Are Roofing Materials Toxic?

Are Roofing Materials Toxic?
Image credit: Done Rite Roofing

Sometimes, customers approach us with concerns about toxins they may have to deal with when we install a new asphalt roof. Some customers also want to engage in some rainwater harvesting, and they are concerned about the impact the shingles will have on their rainwater collection efforts.

We wanted to set your mind at ease.

For the most part, asphalt only releases fumes which could harm humans when it is heated.

Asphalt is a petroleum product, so obviously you don’t want to eat it, or inhale deep breaths of hot asphalt fumes. But asphalt is also inert when it’s cool. There is nothing to breathe in. You’d have to handle the shingle, then lick your hands, in order to suffer any ill effects.

Some commercial roofing processes do require the application of hot asphalt. Most residential applications, however, do not. This means you’re unlikely to see any problems while we’re installing a roof on your own home.

As it stands, even if you were exposed to asphalt fumes while we were doing a commercial job you’d typically only suffer from a few short-term symptoms such as headaches, nausea, and eye troubles. We don’t recommend you stick around while those symptoms are raging or anything, but you shouldn’t suffer from any long-term effects.

Owens-Corning has produced an in-depth Q&A about asphalt hazards and asphalt safety. You can view their take on this topic here.

Asphalt can have an impact on rainwater collection.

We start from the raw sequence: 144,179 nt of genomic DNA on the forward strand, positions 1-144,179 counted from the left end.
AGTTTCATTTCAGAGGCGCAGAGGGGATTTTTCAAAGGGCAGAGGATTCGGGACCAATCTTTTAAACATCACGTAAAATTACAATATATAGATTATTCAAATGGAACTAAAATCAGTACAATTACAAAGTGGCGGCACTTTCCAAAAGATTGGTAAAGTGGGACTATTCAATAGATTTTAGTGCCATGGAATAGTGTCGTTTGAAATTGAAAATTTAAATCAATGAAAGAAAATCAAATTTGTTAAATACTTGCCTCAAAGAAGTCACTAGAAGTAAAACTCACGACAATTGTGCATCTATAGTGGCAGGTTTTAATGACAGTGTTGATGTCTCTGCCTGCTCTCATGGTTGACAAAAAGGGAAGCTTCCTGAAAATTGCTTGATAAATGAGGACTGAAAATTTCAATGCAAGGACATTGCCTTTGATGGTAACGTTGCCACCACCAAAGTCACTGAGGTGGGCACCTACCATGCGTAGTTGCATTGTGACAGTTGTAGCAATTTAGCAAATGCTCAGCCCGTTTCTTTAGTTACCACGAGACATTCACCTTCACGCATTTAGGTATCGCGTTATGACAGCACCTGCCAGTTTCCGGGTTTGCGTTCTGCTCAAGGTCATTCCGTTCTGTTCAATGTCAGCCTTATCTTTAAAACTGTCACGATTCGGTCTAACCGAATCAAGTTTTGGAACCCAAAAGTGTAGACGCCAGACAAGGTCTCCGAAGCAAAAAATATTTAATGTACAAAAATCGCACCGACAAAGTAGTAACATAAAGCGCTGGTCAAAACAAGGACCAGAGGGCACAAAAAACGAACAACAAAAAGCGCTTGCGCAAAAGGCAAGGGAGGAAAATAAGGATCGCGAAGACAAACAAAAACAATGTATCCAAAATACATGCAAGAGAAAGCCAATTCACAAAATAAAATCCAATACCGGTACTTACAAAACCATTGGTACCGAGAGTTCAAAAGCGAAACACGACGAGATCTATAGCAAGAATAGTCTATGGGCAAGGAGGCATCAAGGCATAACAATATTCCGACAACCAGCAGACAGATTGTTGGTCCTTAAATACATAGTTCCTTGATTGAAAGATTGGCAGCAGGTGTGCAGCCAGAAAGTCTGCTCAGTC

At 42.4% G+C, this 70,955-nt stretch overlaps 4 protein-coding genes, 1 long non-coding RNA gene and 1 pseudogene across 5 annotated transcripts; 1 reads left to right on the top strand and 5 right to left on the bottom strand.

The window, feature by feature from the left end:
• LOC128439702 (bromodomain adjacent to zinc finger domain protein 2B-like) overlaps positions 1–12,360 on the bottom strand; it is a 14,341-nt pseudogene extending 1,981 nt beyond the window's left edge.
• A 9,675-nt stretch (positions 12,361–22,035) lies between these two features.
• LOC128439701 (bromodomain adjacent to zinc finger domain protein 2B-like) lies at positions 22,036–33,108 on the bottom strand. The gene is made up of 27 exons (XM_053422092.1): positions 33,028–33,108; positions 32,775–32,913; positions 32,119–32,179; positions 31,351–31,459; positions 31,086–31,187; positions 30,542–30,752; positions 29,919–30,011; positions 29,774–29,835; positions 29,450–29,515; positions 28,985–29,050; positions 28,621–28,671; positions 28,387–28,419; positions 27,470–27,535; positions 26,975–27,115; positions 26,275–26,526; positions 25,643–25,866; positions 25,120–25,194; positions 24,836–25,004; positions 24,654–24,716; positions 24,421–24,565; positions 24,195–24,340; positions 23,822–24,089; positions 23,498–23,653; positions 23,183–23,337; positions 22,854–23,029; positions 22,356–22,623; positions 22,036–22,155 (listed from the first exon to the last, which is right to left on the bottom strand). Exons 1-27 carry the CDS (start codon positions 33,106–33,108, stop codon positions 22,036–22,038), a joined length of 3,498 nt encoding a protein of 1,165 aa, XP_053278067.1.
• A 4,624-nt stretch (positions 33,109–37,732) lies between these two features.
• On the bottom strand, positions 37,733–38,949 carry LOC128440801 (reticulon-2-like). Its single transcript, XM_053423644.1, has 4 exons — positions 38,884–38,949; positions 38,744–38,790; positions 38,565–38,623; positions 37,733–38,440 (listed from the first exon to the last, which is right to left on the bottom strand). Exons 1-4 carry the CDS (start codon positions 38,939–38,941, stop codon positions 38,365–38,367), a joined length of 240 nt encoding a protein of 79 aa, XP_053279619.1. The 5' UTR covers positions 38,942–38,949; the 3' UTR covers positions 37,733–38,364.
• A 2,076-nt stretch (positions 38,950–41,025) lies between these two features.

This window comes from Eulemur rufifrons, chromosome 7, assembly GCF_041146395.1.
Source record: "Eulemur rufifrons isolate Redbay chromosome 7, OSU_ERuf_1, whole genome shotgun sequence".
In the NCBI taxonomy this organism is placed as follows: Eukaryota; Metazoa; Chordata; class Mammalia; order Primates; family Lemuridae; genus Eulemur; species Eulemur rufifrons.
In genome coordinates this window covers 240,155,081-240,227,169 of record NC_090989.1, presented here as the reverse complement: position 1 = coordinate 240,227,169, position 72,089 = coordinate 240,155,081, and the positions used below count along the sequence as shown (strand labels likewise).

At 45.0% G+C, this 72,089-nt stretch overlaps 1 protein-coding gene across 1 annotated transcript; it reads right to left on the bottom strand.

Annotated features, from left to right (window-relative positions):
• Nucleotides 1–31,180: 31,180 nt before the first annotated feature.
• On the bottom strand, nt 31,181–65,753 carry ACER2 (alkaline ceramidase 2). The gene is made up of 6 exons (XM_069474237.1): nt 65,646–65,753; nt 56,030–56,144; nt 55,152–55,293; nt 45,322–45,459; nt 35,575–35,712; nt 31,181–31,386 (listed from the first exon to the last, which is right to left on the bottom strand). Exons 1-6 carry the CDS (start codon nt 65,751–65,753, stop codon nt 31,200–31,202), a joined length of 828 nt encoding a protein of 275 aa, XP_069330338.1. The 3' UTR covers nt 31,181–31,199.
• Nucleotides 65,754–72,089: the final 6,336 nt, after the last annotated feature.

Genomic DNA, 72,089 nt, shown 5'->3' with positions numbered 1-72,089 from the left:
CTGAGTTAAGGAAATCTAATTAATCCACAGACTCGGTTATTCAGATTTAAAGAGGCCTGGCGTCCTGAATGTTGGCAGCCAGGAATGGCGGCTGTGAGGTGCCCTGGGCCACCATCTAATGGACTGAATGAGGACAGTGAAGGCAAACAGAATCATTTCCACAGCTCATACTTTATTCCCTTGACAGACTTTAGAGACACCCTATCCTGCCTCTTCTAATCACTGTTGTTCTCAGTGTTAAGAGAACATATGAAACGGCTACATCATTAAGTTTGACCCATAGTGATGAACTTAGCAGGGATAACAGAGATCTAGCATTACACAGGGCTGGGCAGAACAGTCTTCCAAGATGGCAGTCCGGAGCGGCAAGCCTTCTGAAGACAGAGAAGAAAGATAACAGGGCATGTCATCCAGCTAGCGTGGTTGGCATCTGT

If you are collecting rain water then yes, you need to take some precautions. Keep in mind most rainwater collection systems are not designed to create a new source of drinking water. Instead, rainwater collection produces “grey” water, which can safely be used to water plants or flush toilets. Obviously you’re still conserving water when you use grey water, so it’s still worth doing.

If you are hoping to harvest rain water and then filter it down enough to make it potable again you’d want to plan ahead by choosing a metal or tile roof, which would reduce the number of toxins you could potentially be exposed to.

If you are interested in rainwater collection a local gutter company serving residents here in Clearwater has written about this topic a great deal.

Are asphalt shingles bad for the environment?

No. In fact, asphalt shingles can be recycled. Usually they’re used for roads. We always recycle roofing shingles whenever we pull them off of homes.

Bottom line? Asphalt is a safe choice.

It’s not for nothing that asphalt remains the most commonly-used roofing material. If asphalt were really dangerous, roofers would have stopped offering it as it would have posed too much of a liability. If you’re interested in a new asphalt roof you can be comfortable ordering one from us.